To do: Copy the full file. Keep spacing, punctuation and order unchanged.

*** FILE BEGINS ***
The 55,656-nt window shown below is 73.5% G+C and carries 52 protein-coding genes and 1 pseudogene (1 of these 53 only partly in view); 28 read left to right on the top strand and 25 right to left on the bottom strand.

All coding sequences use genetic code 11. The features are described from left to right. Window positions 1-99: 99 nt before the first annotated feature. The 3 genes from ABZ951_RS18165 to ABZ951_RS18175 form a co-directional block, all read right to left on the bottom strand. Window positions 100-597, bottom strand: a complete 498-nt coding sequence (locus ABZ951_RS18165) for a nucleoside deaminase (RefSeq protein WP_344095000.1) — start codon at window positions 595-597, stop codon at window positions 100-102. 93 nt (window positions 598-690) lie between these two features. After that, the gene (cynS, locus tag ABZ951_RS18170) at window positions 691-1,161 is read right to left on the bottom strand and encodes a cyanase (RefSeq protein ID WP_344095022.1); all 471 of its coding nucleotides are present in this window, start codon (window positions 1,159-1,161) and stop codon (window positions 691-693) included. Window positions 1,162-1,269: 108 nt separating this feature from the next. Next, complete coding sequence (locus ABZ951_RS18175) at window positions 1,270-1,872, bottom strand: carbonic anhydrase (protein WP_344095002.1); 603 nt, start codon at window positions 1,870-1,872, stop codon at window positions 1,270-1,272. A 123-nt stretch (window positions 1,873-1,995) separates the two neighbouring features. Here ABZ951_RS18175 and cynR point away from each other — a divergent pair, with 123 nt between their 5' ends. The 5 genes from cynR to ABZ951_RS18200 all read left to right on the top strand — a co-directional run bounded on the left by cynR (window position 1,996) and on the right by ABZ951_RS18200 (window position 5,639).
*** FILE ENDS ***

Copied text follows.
The 55,656-nt window shown below is 73.5% G+C and carries 52 protein-coding genes and 1 pseudogene (1 of these 53 only partly in view); 28 read left to right on the top strand and 25 right to left on the bottom strand.

All coding sequences use genetic code 11. The features are described from left to right. Window positions 1-99: 99 nt before the first annotated feature. The 3 genes from ABZ951_RS18165 to ABZ951_RS18175 form a co-directional block, all read right to left on the bottom strand. Window positions 100-597, bottom strand: a complete 498-nt coding sequence (locus ABZ951_RS18165) for a nucleoside deaminase (RefSeq protein WP_344095000.1) — start codon at window positions 595-597, stop codon at window positions 100-102. 93 nt (window positions 598-690) lie between these two features. After that, the gene (cynS, locus tag ABZ951_RS18170) at window positions 691-1,161 is read right to left on the bottom strand and encodes a cyanase (RefSeq protein ID WP_344095022.1); all 471 of its coding nucleotides are present in this window, start codon (window positions 1,159-1,161) and stop codon (window positions 691-693) included. Window positions 1,162-1,269: 108 nt separating this feature from the next. Next, complete coding sequence (locus ABZ951_RS18175) at window positions 1,270-1,872, bottom strand: carbonic anhydrase (protein WP_344095002.1); 603 nt, start codon at window positions 1,870-1,872, stop codon at window positions 1,270-1,272. A 123-nt stretch (window positions 1,873-1,995) separates the two neighbouring features. Here ABZ951_RS18175 and cynR point away from each other — a divergent pair, with 123 nt between their 5' ends. The 5 genes from cynR to ABZ951_RS18200 all read left to right on the top strand — a co-directional run bounded on the left by cynR (window position 1,996) and on the right by ABZ951_RS18200 (window position 5,639).